CRAIG MITCHELLDYER/PORTLAND TIMBERS

IT WAS an insignificant goal in an inconsequential match.

Moments away from ending their inaugural Major League Soccer season with a road loss, and days after officially being eliminated from playoff contention, on October 22 at MLS elite Real Salt Lake the Timbers had nothing to play for but contractual obligation. But just as the head referee started counting off the final four minutes of Portland's season, Brian Umony booted a cross in front that ricocheted off Bright Dike and found Futty Danso for a game-tying goal.

On paper, the season-ending strike was meaningless—win, lose, or draw, Salt Lake was heading to the playoffs, Portland to an early vacation—but as the music blared in the Timbers' locker room post-match, feelings of futility were few and far between.

Seven months, 11 victories, 14 losses, nine ties—and in the end, a team that fought 'til the bitter end.

"We would have lost [this] game 3-0 or 4-0 earlier in the season," said Timbers Coach John Spencer, holding court with reporters post-match for the last time this season. "If we'd had that mental toughness earlier in the season—who knows?"

It's hard to be disappointed in the 2011 Portland Timbers. A club that refused to take refuge behind the "expansion" label, they played more like contenders for much of the season, taking their devoted fans on a seesaw ride that raised expectations in the Rose City. Portland sold out every MLS home game and beat up some of the top teams in the league. They scored electrifying goals and treated the Timbers Army to a number of unforgettable nights at the House of Pane. They tied for fourth-most wins among expansion teams in MLS history, and at one point early on, rose to #4 in the MLS' power rankings.

But the Timbers also stumbled on the road, missed massive opportunities in late-season matches, and when their best was needed, wilted under the pressure while being pushed around by less talented teams.

And while "it could've been worse," isn't the strongest of rallying cries, Portland fans need only look to Cascadia rival Vancouver to begin counting their good fortune. The Whitecaps were out of playoff contention for much of the second half of the season, and they'll open next year with their third head coach and just as many questions as they faced in their MLS debut. Vancouver will start next season back at square one, but it's a far different story here: Portland battled for a postseason berth right up until the final week of the regular season, and along the way were showcased nationally and hailed as a model for North American soccer.

Flanked by passionate fans and led by a fiery coach, the Timbers' last match may not have been a win, but in a way, it was the realization of Spencer's vision for a team that's been together less than a year.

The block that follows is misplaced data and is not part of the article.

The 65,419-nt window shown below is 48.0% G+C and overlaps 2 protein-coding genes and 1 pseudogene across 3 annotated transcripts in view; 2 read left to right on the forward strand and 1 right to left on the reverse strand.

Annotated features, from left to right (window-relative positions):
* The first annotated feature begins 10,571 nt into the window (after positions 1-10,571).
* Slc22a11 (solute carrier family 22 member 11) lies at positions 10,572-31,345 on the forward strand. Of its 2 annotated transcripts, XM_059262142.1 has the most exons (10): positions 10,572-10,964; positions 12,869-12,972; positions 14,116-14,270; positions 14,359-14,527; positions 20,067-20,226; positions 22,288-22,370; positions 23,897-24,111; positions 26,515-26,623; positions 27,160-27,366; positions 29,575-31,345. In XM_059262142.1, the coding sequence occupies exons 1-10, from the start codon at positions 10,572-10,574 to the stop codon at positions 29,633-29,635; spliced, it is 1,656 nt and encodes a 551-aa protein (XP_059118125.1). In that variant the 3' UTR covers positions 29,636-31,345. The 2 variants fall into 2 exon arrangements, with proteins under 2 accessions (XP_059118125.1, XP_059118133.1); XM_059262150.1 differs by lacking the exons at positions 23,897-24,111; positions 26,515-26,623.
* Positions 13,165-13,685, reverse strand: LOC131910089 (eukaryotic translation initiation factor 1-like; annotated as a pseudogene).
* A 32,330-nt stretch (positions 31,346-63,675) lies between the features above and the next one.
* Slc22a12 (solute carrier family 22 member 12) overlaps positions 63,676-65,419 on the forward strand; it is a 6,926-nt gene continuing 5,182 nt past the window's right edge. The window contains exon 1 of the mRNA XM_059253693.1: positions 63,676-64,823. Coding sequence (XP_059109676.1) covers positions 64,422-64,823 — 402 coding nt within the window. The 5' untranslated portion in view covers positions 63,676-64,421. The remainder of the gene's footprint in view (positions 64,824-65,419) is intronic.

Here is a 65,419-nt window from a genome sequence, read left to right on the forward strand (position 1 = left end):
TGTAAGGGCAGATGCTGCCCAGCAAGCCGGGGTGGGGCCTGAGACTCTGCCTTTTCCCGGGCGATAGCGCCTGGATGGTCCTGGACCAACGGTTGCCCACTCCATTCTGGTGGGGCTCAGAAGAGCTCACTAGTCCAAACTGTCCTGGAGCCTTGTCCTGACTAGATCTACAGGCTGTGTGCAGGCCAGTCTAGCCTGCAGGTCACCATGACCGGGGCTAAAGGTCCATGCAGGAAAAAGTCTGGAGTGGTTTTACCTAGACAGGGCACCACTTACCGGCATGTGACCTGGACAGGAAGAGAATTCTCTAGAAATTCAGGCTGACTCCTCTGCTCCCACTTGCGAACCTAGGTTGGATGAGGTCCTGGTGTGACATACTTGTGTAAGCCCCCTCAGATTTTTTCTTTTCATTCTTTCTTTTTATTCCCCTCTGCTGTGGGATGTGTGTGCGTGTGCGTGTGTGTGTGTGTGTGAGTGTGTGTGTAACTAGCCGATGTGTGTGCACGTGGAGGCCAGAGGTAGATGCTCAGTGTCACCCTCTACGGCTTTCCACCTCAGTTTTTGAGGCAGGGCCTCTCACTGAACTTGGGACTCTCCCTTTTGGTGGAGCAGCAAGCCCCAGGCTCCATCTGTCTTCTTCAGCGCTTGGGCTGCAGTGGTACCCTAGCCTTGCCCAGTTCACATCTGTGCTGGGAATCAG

"They had to play that way because I demanded before the game that they play that way," Spencer said. "I never take the foot off the gas, that's what I'm like as an individual, and I've always been like that."

Timbers fans have embraced that mentality, and the trust fans feel toward the coaching staff, Technical Director Gavin Wilkinson, and team owner Merritt Paulson has been cemented by savvy off-field decision-making. The signing of designated player Diego Chara, the addition of defenders Mike Chabala and Lovel Palmer, and the non-rushed development of Darlington Nagbe each led to success, and more big decisions loom.

Will the Timbers give the boot to their Golden Boot-winner Kenny Cooper, who led the team in goals but disappeared from the offense for a 14-match scoreless stretch? How will they address needs up front and on defense? And perhaps the question looming largest over Timberland last week: Who will Portland leave exposed in the November 23 expansion draft, when Montreal will get its shot to poach their roster from around the league?

A Generation Adidas player, Nagbe is protected, while Chara, standout goalkeeper Troy Perkins and future stars Sal Zizzo, Jorge Perlaza, Kalif Alhassan, Dike, Danso, and Jake Gleeson will likely be deemed untouchable. But what about Cap'n Jack Jewsbury, whose set-piece deliveries paced the offense early and made him the Timbers' first-ever All-Star? And how about unsung hero Eric Brunner, the most consistent defender in green this season?

Paulson and Wilkinson have spoken publicly about targeting additional starters, and though the core will be familiar, the 2012 Timbers are likely to have a different look. But they'd do well to keep the same mentality—expecting to win, making no excuses, and fighting to the final whistle.

Of course, close won't be good enough next year, and if late-season matches are made meaningless, Timbers Army will be up in arms.

It'd be disappointing if they weren't.